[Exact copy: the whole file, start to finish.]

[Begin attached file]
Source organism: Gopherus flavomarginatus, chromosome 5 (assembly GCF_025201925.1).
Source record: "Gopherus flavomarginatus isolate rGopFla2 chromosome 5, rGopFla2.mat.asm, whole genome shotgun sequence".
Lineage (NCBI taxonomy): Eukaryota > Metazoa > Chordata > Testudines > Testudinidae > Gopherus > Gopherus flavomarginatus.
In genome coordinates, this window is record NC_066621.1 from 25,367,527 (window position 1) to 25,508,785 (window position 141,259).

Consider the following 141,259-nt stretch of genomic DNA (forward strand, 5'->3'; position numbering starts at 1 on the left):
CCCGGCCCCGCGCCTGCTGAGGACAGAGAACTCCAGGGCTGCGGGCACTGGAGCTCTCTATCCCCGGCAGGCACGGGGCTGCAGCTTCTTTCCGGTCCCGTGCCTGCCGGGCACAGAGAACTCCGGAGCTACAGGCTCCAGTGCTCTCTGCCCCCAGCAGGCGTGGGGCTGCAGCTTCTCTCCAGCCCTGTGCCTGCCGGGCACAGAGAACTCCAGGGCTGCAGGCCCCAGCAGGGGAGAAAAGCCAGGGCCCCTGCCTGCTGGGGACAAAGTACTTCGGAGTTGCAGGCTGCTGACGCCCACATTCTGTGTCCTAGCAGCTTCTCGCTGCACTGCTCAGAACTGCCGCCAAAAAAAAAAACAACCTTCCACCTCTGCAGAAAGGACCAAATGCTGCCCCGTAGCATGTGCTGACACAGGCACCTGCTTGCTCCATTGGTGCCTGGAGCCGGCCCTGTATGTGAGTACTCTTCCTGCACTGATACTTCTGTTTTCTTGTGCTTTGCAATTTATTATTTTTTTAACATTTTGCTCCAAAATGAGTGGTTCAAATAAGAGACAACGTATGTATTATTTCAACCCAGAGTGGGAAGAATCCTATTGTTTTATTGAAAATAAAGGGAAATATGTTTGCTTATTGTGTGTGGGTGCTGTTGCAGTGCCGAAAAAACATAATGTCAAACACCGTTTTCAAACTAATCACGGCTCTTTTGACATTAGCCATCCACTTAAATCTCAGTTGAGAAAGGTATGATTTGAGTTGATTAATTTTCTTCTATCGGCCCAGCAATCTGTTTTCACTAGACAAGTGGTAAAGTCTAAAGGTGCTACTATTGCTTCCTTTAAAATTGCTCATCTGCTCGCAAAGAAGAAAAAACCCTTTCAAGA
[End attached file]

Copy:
Source organism: Gopherus flavomarginatus, chromosome 5 (assembly GCF_025201925.1).
Source record: "Gopherus flavomarginatus isolate rGopFla2 chromosome 5, rGopFla2.mat.asm, whole genome shotgun sequence".
Lineage (NCBI taxonomy): Eukaryota > Metazoa > Chordata > Testudines > Testudinidae > Gopherus > Gopherus flavomarginatus.
In genome coordinates, this window is record NC_066621.1 from 25,367,527 (window position 1) to 25,508,785 (window position 141,259).

Consider the following 141,259-nt stretch of genomic DNA (forward strand, 5'->3'; position numbering starts at 1 on the left):
CCCGGCCCCGCGCCTGCTGAGGACAGAGAACTCCAGGGCTGCGGGCACTGGAGCTCTCTATCCCCGGCAGGCACGGGGCTGCAGCTTCTTTCCGGTCCCGTGCCTGCCGGGCACAGAGAACTCCGGAGCTACAGGCTCCAGTGCTCTCTGCCCCCAGCAGGCGTGGGGCTGCAGCTTCTCTCCAGCCCTGTGCCTGCCGGGCACAGAGAACTCCAGGGCTGCAGGCCCCAGCAGGGGAGAAAAGCCAGGGCCCCTGCCTGCTGGGGACAAAGTACTTCGGAGTTGCAGGCTGCTGACGCCCACATTCTGTGTCCTAGCAGCTTCTCGCTGCACTGCTCAGAACTGCCGCCAAAAAAAAAAACAACCTTCCACCTCTGCAGAAAGGACCAAATGCTGCCCCGTAGCATGTGCTGACACAGGCACCTGCTTGCTCCATTGGTGCCTGGAGCCGGCCCTGTATGTGAGTACTCTTCCTGCACTGATACTTCTGTTTTCTTGTGCTTTGCAATTTATTATTTTTTTAACATTTTGCTCCAAAATGAGTGGTTCAAATAAGAGACAACGTATGTATTATTTCAACCCAGAGTGGGAAGAATCCTATTGTTTTATTGAAAATAAAGGGAAATATGTTTGCTTATTGTGTGTGGGTGCTGTTGCAGTGCCGAAAAAACATAATGTCAAACACCGTTTTCAAACTAATCACGGCTCTTTTGACATTAGCCATCCACTTAAATCTCAGTTGAGAAAGGTATGATTTGAGTTGATTAATTTTCTTCTATCGGCCCAGCAATCTGTTTTCACTAGACAAGTGGTAAAGTCTAAAGGTGCTACTATTGCTTCCTTTAAAATTGCTCATCTGCTCGCAAAGAAGAAAAAACCCTTTCAAGA